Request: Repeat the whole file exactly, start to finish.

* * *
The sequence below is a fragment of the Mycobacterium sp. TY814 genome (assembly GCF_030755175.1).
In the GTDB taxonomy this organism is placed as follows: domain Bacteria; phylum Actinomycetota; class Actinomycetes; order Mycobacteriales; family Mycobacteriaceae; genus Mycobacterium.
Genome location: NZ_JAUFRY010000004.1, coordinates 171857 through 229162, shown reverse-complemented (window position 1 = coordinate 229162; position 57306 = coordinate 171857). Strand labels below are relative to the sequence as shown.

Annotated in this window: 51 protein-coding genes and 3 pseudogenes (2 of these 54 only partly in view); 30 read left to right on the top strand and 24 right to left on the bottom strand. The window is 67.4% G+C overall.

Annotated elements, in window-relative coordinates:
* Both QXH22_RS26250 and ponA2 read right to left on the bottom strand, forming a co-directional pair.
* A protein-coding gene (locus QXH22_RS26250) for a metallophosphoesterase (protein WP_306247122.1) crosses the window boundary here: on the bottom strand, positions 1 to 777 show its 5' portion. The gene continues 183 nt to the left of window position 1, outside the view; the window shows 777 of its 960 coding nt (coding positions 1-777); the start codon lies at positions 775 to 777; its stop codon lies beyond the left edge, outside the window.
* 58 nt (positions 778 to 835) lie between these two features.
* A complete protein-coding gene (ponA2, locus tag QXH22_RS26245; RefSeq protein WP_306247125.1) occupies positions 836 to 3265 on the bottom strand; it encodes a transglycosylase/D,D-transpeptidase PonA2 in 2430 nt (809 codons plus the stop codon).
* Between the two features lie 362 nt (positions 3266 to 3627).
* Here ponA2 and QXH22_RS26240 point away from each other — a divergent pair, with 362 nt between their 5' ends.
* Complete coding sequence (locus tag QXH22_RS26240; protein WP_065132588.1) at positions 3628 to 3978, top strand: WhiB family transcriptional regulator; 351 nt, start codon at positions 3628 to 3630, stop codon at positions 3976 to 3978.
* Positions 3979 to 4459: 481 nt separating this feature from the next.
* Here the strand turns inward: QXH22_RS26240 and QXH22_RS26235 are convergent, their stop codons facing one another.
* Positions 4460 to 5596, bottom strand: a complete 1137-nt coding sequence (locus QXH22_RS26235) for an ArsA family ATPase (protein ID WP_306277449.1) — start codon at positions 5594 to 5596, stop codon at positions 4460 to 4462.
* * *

The sequence below is a fragment of the Mycobacterium sp. TY814 genome (assembly GCF_030755175.1).
In the GTDB taxonomy this organism is placed as follows: domain Bacteria; phylum Actinomycetota; class Actinomycetes; order Mycobacteriales; family Mycobacteriaceae; genus Mycobacterium.
Genome location: NZ_JAUFRY010000004.1, coordinates 171857 through 229162, shown reverse-complemented (window position 1 = coordinate 229162; position 57306 = coordinate 171857). Strand labels below are relative to the sequence as shown.

Annotated in this window: 51 protein-coding genes and 3 pseudogenes (2 of these 54 only partly in view); 30 read left to right on the top strand and 24 right to left on the bottom strand. The window is 67.4% G+C overall.

Annotated elements, in window-relative coordinates:
* Both QXH22_RS26250 and ponA2 read right to left on the bottom strand, forming a co-directional pair.
* A protein-coding gene (locus QXH22_RS26250) for a metallophosphoesterase (protein WP_306247122.1) crosses the window boundary here: on the bottom strand, positions 1 to 777 show its 5' portion. The gene continues 183 nt to the left of window position 1, outside the view; the window shows 777 of its 960 coding nt (coding positions 1-777); the start codon lies at positions 775 to 777; its stop codon lies beyond the left edge, outside the window.
* 58 nt (positions 778 to 835) lie between these two features.
* A complete protein-coding gene (ponA2, locus tag QXH22_RS26245; RefSeq protein WP_306247125.1) occupies positions 836 to 3265 on the bottom strand; it encodes a transglycosylase/D,D-transpeptidase PonA2 in 2430 nt (809 codons plus the stop codon).
* Between the two features lie 362 nt (positions 3266 to 3627).
* Here ponA2 and QXH22_RS26240 point away from each other — a divergent pair, with 362 nt between their 5' ends.
* Complete coding sequence (locus tag QXH22_RS26240; protein WP_065132588.1) at positions 3628 to 3978, top strand: WhiB family transcriptional regulator; 351 nt, start codon at positions 3628 to 3630, stop codon at positions 3976 to 3978.
* Positions 3979 to 4459: 481 nt separating this feature from the next.
* Here the strand turns inward: QXH22_RS26240 and QXH22_RS26235 are convergent, their stop codons facing one another.
* Positions 4460 to 5596, bottom strand: a complete 1137-nt coding sequence (locus QXH22_RS26235) for an ArsA family ATPase (protein ID WP_306277449.1) — start codon at positions 5594 to 5596, stop codon at positions 4460 to 4462.